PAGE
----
3 minute read
By Nancy Porte
Posted in Customer Engagement
Survey fatigue may be a symptom of a larger condition—feedback fatigue. While surveys are the foundation of most Voice of the Customer programs, other methods for gathering customer feedback include online product reviews, IVR surveys, focus groups, and customer advisory councils.
Customers are asked for feedback at every turn, and a lack of cross channel coordination is impacting the healthy flow of customer feedback.
According to a 2010 study conducted by Vovici, Americans are delivered over 7 billion surveys per year. Of these, 2.6 billion actually get completed— and if you listen to recent expert opinions, that number decreases every year.
The irony can’t be ignored. In an era where the organizational appetite for customer feedback is exceeded only by the ease of deploying online surveys, customers have become increasingly irritated by a constant onslaught of survey invitations. As a result, surveys don’t get started—or worse, respondents randomly click through a survey and submit inaccurate data. This downward trend in usable data has been labeled “survey fatigue syndrome,” and everyone is looking for a cure.
The prescription is usually a combination of customized invitations, shorter surveys, and better formed questions. While this is great advice, it is a bit like prescribing pain medication for a broken arm— it may relieve some of the symptoms but it won’t solve the root cause.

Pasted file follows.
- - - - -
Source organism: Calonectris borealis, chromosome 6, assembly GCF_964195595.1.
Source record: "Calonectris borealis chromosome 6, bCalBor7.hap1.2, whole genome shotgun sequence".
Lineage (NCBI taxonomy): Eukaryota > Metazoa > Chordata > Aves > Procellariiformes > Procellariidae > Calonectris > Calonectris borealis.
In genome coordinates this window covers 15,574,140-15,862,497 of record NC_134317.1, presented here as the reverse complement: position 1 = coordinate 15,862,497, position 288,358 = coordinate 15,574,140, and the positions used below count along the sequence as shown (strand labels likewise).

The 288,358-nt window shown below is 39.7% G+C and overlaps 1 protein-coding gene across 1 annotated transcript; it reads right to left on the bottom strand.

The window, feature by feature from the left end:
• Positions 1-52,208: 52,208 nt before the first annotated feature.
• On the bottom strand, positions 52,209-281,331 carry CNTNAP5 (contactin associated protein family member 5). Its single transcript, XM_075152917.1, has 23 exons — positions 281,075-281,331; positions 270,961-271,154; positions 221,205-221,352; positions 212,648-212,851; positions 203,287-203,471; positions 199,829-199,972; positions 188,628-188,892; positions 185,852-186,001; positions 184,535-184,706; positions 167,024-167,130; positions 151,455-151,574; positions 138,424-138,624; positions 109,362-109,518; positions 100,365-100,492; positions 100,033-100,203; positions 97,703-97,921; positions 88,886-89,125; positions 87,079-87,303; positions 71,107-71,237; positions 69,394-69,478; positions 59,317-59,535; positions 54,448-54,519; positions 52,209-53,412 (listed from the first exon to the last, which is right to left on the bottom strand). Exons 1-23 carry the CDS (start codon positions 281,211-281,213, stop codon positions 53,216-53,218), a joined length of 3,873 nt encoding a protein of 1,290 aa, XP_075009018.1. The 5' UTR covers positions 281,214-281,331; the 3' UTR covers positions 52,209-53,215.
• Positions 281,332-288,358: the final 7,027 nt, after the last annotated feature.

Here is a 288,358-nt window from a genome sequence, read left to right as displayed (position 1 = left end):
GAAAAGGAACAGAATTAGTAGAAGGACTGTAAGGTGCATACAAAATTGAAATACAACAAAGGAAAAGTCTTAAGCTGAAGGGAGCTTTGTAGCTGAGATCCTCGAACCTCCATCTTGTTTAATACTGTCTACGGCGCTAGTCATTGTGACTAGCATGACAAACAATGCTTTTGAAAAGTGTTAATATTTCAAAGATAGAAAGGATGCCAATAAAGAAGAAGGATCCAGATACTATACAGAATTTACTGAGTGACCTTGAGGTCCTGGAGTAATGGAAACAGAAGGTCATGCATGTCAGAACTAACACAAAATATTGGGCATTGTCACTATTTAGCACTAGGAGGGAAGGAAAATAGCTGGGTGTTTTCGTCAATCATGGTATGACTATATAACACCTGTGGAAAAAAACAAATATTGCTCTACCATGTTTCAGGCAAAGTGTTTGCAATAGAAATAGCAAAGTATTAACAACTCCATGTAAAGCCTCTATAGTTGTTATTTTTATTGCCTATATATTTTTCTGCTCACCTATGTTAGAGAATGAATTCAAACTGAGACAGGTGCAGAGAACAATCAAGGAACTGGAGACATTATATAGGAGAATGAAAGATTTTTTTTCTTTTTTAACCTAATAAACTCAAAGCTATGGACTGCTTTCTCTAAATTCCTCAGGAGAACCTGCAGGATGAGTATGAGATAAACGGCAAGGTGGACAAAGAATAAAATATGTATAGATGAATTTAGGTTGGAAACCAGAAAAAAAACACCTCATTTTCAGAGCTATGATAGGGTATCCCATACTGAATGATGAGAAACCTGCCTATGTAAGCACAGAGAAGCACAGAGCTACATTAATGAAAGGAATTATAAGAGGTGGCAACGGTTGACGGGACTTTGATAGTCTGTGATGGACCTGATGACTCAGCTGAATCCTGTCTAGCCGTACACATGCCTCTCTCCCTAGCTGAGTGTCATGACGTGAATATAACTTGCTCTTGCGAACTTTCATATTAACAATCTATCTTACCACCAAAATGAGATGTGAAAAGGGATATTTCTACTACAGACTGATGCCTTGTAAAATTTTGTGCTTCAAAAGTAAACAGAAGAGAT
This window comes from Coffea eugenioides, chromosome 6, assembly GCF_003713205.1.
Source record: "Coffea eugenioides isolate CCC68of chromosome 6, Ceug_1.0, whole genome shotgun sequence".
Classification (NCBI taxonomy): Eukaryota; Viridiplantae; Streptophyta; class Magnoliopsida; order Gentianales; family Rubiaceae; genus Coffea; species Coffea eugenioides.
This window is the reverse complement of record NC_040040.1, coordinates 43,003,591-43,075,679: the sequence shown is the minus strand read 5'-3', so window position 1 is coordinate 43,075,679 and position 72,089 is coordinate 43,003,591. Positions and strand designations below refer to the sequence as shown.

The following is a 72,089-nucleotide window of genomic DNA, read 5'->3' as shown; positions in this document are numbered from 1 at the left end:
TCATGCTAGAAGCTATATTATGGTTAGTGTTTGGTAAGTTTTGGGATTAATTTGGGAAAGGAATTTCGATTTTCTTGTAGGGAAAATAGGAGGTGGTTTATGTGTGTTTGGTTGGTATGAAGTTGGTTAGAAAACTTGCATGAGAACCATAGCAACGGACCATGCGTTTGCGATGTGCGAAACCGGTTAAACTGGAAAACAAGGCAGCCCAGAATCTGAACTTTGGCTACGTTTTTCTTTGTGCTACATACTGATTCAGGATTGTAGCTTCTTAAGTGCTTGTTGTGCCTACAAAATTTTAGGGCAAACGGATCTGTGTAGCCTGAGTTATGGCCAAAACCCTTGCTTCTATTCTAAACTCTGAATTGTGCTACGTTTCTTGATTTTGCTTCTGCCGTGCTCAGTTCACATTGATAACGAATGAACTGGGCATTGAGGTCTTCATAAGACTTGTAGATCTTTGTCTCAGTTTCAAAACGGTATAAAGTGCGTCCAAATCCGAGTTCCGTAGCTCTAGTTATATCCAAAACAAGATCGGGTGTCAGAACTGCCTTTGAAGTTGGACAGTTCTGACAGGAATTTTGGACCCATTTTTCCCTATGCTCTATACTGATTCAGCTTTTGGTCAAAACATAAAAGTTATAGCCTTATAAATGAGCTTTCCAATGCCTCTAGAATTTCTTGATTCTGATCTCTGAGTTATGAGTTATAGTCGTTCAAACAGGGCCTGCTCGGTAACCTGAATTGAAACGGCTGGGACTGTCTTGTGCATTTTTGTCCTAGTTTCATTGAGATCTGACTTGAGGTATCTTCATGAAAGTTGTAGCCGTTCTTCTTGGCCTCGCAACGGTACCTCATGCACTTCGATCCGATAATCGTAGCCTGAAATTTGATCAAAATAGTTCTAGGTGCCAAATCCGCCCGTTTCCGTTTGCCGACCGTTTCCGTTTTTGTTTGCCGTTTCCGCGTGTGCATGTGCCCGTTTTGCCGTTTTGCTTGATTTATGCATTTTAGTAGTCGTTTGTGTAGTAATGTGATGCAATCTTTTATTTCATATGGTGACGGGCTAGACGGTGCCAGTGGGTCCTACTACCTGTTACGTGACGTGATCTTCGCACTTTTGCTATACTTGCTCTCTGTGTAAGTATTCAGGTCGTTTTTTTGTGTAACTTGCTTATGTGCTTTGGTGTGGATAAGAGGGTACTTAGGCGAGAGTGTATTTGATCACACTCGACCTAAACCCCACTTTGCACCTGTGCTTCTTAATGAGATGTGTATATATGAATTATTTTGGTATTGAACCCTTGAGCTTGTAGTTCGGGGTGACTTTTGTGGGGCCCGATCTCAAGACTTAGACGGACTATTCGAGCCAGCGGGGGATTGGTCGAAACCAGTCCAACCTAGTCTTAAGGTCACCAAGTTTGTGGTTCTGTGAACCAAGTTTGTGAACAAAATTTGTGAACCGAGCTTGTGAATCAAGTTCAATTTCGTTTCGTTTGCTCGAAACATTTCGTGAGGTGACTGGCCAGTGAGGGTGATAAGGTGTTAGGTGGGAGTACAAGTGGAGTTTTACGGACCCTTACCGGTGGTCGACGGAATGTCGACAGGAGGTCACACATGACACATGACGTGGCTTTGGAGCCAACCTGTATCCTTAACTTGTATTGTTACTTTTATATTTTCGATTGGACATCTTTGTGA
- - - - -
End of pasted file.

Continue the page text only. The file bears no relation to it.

So. If writing better surveys alleviates one of the symptoms, what is the cure for broad-reaching feedback fatigue?
Some departments ask for feedback too frequently, and others don’t request feedback at all. For departments requesting feedback there may be overlapping questions and/or different methodologies and scales for measuring satisfaction. To make matters worse, feedback often lives in departmental siloes—unshared across the organization.
To maximize customer feedback, efforts must be coordinated across the enterprise. Timing of feedback requests, data gathered and inclusion of a consistent measure of customer satisfaction are good places to start. As a result, the customer senses respect regarding his time and effort and is more willing to give feedback when asked!
As customer feedback is coordinated and integrated, deeper business insights will be developed. These insights should drive action and create positive change for the business. As you embark on a journey to become more customer-centric, take the customer with you. On a quarterly basis, send a newsletter or update your Website with an update regarding your efforts. Involving the customer on your journey will help develop the type of relationship that encourages continued feedback.
To truly engage customers and promote feedback, it is best to choose the channel preferred by your customers. Some customers may be averse to IVR surveys and prefer online surveys. Others only like to post reviews on social media. Once you understand customer preferences, feedback requests can be customized to suit that channel. Again, the right feedback request at the right time—and via the right channel—encourages higher response rates.
Survey fatigue is a worrisome issue. However, by curing the larger issue of cross channel feedback fatigue, customers will provide feedback more willingly, more frequently, and more accurately in all channels—including surveys.
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